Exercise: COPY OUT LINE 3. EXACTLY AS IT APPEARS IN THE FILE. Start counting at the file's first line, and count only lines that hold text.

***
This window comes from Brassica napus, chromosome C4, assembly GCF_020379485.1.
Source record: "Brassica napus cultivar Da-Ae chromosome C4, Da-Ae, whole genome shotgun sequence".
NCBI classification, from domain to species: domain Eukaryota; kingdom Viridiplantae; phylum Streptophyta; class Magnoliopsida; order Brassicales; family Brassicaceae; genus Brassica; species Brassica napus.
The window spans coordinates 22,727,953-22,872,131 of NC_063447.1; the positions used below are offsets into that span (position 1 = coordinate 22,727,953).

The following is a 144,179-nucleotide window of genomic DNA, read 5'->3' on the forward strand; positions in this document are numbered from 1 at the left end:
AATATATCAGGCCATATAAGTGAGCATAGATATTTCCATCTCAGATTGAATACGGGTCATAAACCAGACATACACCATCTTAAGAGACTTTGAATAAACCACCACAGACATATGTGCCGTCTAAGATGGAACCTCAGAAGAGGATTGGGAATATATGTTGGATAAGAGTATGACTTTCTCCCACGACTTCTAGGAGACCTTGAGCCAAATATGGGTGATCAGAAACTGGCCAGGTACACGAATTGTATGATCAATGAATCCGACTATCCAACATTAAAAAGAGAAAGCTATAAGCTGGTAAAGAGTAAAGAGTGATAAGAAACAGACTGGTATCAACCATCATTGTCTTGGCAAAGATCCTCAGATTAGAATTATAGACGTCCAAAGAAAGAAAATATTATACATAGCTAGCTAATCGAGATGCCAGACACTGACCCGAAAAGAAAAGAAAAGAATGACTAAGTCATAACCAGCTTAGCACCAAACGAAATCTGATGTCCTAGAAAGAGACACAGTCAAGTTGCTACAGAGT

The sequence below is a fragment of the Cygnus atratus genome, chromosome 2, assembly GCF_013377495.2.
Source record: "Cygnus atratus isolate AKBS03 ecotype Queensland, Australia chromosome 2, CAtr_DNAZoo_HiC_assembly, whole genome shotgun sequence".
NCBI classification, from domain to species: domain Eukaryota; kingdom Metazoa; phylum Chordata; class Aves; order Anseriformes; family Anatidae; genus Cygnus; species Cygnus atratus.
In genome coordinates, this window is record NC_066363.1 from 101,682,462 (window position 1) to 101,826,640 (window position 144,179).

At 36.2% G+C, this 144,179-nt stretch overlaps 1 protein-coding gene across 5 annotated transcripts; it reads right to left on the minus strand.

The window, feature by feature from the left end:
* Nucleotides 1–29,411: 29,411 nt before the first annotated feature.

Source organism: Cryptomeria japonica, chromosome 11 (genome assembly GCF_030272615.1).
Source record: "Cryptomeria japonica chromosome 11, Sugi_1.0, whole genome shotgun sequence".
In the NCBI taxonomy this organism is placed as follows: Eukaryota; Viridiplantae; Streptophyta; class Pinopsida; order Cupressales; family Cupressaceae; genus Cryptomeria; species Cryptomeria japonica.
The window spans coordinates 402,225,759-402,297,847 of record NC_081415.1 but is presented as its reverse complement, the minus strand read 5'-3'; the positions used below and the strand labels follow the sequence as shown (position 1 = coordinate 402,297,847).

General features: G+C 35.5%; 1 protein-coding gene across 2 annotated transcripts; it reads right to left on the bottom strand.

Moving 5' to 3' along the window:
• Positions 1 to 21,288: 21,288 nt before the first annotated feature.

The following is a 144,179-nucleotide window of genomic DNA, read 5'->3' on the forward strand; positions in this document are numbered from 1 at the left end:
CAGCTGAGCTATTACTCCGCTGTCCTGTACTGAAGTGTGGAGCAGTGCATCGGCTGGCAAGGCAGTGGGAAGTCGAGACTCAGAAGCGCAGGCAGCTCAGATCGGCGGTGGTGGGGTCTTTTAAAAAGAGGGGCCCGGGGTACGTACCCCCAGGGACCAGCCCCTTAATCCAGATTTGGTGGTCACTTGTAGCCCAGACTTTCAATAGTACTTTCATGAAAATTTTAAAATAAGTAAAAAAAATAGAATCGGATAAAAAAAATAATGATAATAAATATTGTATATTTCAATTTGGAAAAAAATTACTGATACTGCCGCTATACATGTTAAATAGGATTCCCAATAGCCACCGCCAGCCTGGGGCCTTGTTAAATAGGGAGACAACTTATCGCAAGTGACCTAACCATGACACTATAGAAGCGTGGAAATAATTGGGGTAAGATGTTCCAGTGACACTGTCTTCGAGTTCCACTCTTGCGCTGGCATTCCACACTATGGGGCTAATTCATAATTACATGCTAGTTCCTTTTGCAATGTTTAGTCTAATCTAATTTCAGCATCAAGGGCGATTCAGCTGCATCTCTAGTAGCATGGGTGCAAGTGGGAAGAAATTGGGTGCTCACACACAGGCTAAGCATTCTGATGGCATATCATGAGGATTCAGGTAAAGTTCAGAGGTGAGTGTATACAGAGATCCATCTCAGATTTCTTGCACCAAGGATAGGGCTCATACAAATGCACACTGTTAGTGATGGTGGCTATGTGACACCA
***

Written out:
NCBI classification, from domain to species: domain Eukaryota; kingdom Viridiplantae; phylum Streptophyta; class Magnoliopsida; order Brassicales; family Brassicaceae; genus Brassica; species Brassica napus.